The knight that brought about the downfall of King Arthur’s Camelot is arguably one of most famous of the Round Table. The fabled Sir Lancelot (also known as Lancelot du Lac, Launcelot, Lanzelet, Lancilotto, Lanceloet) is most noted in three very well-known texts in which he is cast as the main character and hero: Le Chevalier de la Charrete by Chrétien de Troyes, Lanzelet by Ulrich von Zatzikhoven, and the French Prose Lancelot by Anonymous (Lacy 269). These texts are undeniably linked by similar themes that trace back to archaic Celtic legends of Arthur (Lacy 269-270).

Lancelot is first introduced with a torrid love triangle between him, Queen Guinevere, and King Arthur around 1177 AD in Chrétien’s Le Chevalier de la Charrete (or The Knight of the Cart, or Lancelot) (Walters xiii). As the story goes, the wicked Meleagant kidnaps King Arthur’s Guinevere and takes her away to the land of Gorre. After failure on Sir Kay’s behalf, Lancelot (who was raised by a fairy, according to this romance) and Gawain are sent to save her. Lancelot crosses paths with a dwarf in a cart, and the dwarf offers to help in the rescue of Guinevere if Lancelot stepped into the cart. However, there is shame for a knight to be in a cart – Lancelot briefly considers this, but then decides that his love for the Queen is stronger than his own pride. While Gawain takes an alternate route to save Guinevere, Lancelot takes this cart, saves her, and then experiences the first of numerous adulterous encounters with her (Lacy 269). This early French romance was sponsored by Marie de Champagne (daughter of King Louis VII) who presumably pulled the story from Welsh traditions of the sixth through ninth centuries AD (Duggan 225-230).

A parallel theme of Lancelot’s upbringing by women can also found in Ulrich von Zatzikhoven’s Lanzelet (c. 1194-1204 AD). According to this text, Lancelot was taken away by a mermaid who raised him with women until he turned fifteen. Unbeknownst to the hero that he is of royal lineage, Lancelot then sought for a place at King Arthur’s Round Table, and won it. Later, he crushes Iweret and is rewarded with the knowledge of his true name and kinship. Despite no mentioning of a cart or love affair with Guinevere, Lancelot does manage to attract three other women in the story (Lacy 269).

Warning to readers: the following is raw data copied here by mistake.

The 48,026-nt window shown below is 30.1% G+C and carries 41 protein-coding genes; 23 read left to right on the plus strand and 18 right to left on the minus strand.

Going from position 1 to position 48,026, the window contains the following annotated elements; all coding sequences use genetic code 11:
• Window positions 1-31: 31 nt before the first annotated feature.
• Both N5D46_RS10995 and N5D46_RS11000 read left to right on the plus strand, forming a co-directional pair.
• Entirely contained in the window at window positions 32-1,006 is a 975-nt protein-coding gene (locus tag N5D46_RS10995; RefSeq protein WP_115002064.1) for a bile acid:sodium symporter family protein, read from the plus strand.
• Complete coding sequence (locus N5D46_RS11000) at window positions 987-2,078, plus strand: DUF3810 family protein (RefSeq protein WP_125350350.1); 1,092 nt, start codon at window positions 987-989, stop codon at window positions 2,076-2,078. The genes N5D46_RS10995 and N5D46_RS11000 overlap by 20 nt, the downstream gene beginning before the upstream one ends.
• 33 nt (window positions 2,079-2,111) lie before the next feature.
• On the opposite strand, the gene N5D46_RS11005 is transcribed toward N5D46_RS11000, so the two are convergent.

The anonymous French Prose Lancelot (c. 1210-1225) appears to be a combination of the two aforementioned romances. After the death of his father, Lancelot is brought up by the Lady of the Lake (also known as the fairy Niniane) (Lacy 270). At eighteen, he is taken to King Arthur to be knighted; it is not Arthur who knights him with the sword, but Guinevere, “so that he [Lancelot] may be considered to be her knight, rather than Arthur’s” (White 275). Similar to Lanzelet, Lancelot also learns the truth of his past by conquering a villain (Lacy 270). Then, Lancelot befriends Galehot (also Galehaut or Galahalt), an enemy of Arthur, after defeating him in battle (Lacy 174). According to this prose, it was Galehot who arranged the first secret rendezvous between Lancelot and Guinevere where they first kissed (White 275).
Furthermore, as told by Sir Thomas Malory’s Le Morte D’Arthur (1469-1470), Lancelot and Guinevere’s love affair destroys chivalry and acts as the catalyst to the crumbling of the Round Table (Pearsall 103). Although Lancelot sends Guinevere back to Arthur (as requested by the Pope), Camelot still falls after Arthur discovers the affair (Pearsall 108). Despite the many interpretations of these Welsh stories, Lancelot’s “heroism” is ultimately debatable. What knight of Arthur could commit such a crime against his king? While Lancelot may have defeated many villains in his numerous quests, his affair still set off the fall of Camelot.



Duggan, Joseph J. Afterword. Lancelot: The Knight of the Cart. By Chrétien de Troyes. New Haven: Yale, 1997, 225-230.
Lacy, Norris J., ed. The New Arthurian Encyclopedia. New York: Garland, 1991.
Pearsall, Derek. Arthurian Romance: A Short Introduction. Malden: Blackwell, 2003.
Walters, Lori J., ed. Introduction. Lancelot and Guinevere: A Casebook. New York: Routledge, 1996. xiii.
White, Richard, ed. King Arthur in Legend and History. New York: Routledge, 1998.